BEIJING, Oct. 11 (Xinhuanet) -- Scientists have discovered that blind optimism is related to brain's frontal lobes which are associated with processing errors, according to a British study published Monday in the journal Nature Neuroscience.
Scientists at the University College of London scanned brains of volunteers who were asked to estimate their personal likelihood of involving in negative events, like a divorce or cancer, before and after given the average probability of these events occurring.
They found that the volunteers who estimated lower probability (or the more optimistic ones) than the given one raised their estimates a little bit later while those estimated higher probability altered their estimates much more.
Through the brain scanner, scientists saw there was less activity in the volunteers' frontal regions when the information given was worse than expected while more activity when the information was better than expected.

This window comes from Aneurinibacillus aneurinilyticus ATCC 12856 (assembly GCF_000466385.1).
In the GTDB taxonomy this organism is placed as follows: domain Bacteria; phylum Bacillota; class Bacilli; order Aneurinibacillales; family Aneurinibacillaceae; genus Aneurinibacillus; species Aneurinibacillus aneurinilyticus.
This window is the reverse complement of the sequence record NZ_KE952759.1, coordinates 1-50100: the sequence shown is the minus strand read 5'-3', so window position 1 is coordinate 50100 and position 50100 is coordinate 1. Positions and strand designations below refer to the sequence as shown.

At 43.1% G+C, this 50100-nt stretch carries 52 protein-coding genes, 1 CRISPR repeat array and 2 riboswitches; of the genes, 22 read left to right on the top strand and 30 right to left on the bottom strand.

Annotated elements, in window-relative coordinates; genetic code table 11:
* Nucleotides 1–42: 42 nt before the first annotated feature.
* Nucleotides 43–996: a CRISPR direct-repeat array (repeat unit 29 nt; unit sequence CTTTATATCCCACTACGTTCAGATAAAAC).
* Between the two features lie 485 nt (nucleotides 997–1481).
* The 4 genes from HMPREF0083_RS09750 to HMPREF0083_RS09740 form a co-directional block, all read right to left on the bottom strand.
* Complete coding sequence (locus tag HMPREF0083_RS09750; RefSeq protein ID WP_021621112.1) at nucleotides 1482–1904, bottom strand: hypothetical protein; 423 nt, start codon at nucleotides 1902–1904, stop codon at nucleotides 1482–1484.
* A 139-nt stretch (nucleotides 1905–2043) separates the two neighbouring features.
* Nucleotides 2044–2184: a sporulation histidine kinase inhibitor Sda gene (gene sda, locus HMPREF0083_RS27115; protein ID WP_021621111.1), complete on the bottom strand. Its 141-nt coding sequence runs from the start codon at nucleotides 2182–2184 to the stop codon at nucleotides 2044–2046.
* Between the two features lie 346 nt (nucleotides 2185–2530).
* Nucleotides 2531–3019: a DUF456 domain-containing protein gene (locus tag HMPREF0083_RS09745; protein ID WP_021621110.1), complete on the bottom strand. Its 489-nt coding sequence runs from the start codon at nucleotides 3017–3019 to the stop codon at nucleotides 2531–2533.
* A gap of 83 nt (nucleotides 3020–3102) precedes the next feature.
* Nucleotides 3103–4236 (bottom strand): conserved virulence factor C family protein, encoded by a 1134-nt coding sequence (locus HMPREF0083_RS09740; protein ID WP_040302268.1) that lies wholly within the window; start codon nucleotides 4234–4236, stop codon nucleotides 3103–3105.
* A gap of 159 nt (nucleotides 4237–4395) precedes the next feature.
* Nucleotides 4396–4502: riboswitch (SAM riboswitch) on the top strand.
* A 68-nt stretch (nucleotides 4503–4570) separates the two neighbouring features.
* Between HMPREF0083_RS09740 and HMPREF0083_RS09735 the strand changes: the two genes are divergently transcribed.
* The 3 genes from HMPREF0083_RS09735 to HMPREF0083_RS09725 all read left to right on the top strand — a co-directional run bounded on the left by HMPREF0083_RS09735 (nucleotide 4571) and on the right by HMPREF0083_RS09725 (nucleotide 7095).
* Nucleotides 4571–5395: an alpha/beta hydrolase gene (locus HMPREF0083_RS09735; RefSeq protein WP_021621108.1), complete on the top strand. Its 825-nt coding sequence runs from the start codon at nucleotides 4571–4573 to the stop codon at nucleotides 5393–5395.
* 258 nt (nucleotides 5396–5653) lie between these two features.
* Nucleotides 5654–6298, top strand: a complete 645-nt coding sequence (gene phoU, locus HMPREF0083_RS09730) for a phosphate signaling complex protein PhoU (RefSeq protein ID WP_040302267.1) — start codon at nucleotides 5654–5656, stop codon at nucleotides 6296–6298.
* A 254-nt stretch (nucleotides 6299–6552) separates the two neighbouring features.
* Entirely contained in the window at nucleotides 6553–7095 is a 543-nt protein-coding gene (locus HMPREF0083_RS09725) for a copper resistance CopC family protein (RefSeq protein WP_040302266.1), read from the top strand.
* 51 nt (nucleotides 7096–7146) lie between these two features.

It suggested that the more optimistic people neglected the negative predictions.
"The more optimistic we are, the less likely we are to be influenced by negative information about the future," said Dr. Tali Sharot, lead author of the study.
He added being optimistic clearly had some benefits, "but it can also mean that we are less likely to take precautionary action, such as practising safe sex or saving for retirement. So why don't we learn from cautionary information?"